Brian Lawton is one of the players vying for a full-time role at second base this spring for the Wamps. Lawton played on the freshman team, then made junior varsity as a sophomore. He was expected to make the varsity team last spring as a junior but the pandemic halted those plans.

Lawton still emailed prospective college coaches and had the chance to play for Braintree in the one-off Massachusetts Independent Baseball League over the summer. He knows the importance of this spring, which will be his only varsity season.

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“It kind of stinks because junior year is when you get your name out there and it was tough not having a high school season,” Lawton said. “I love baseball and I’m going to try and play in college. It feels great to be back and I’m going to give it all I can this year.”

The spring season will conclude with the first MIAA state tournament played since the pandemic hit days before the basketball and hockey state finals in March 2020. Braintree is set to play a 13-game Bay State Conference slate, followed by an eight-team single elimination BSC Tournament, and then the Division 1 state tournament, which could last until July 3.

“The months of May and June are going to be packed, but you couldn’t ask for a better scenario,” O’Connell said.

At Masconomet Regional, coach T.J. Baril arrived for tryouts and players were already on the field stretching out and getting loose. Baril said the energy level was high as Masco utilized both of its fields and batting tunnels to hit, throw, and hold a simulated scrimmage.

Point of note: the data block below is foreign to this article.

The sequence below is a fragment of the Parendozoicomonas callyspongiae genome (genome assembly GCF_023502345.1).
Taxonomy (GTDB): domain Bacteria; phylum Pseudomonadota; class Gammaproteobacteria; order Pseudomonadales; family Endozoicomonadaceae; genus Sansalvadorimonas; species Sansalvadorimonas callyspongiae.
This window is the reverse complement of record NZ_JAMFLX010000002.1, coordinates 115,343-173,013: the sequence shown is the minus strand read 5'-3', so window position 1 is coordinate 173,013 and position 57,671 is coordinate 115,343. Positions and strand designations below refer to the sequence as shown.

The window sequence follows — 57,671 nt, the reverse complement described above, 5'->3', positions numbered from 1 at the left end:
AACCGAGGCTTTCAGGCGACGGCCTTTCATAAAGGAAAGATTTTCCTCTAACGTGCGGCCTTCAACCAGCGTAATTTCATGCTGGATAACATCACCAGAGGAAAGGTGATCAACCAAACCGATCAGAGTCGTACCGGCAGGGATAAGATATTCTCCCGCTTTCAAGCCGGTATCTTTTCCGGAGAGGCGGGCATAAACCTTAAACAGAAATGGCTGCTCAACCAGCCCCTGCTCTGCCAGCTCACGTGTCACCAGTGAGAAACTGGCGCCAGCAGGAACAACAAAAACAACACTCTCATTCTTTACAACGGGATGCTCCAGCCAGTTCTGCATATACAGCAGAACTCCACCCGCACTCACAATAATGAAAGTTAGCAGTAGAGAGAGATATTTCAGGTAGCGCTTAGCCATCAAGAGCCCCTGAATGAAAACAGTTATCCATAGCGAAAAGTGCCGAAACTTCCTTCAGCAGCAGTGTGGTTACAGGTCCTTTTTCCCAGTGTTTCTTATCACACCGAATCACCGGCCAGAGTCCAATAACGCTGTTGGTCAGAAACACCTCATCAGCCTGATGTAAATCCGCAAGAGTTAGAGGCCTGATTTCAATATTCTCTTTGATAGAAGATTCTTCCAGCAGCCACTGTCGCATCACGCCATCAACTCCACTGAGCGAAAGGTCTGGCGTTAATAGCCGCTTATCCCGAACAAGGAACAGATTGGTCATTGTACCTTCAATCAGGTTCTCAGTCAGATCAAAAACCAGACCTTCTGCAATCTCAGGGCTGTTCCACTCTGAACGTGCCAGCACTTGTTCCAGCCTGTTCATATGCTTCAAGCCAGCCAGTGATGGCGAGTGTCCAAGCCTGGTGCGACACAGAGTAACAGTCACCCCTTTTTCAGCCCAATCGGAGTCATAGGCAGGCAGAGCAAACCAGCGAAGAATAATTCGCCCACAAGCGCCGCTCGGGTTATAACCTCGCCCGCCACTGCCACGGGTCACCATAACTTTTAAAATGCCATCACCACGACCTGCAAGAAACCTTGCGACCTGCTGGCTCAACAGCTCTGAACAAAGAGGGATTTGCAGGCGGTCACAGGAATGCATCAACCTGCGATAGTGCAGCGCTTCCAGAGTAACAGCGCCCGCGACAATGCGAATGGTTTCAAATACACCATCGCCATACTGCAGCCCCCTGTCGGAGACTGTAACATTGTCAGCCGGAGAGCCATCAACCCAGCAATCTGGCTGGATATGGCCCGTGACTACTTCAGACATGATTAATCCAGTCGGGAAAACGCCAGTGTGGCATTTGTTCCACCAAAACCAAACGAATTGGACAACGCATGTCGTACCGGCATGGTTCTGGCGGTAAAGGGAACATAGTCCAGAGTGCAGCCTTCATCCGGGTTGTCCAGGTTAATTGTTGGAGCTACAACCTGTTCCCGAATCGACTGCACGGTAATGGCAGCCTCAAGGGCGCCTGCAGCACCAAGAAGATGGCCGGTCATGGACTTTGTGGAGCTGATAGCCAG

About 50 players tried out Monday and Baril said the late-April start allowed Masco to be outdoors on Day One for the first time in years.

“It was really a great day and I can count on one hand how many days we’ve been able to be outdoors for a tryout in the last 20 years,” Baril said. “Being outdoors and [to] get that much work in was phenomenal. Our guys were excited, early, and engaged. It was cool to be back out on the field.”

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Unlike Braintree, Masco had a number of key underclassmen contribute on the 2019 team. They are now the leaders of the program as upperclassmen. The Chieftains will play a 17-game schedule in the Northeastern Conference and also have a nonleague matchup against St. Mary’s scheduled.

“We plan on having a successful season and hope to participate in the state tournament,” Baril said.

On the first day of spring tryouts, the 2019 Division 1 North champion Methuen girls' softball team didn't waste any time getting warmed up.
On the first day of spring tryouts, the 2019 Division 1 North champion Methuen girls' softball team didn't waste any time getting warmed up.Jim Davis/Globe Staff

. . .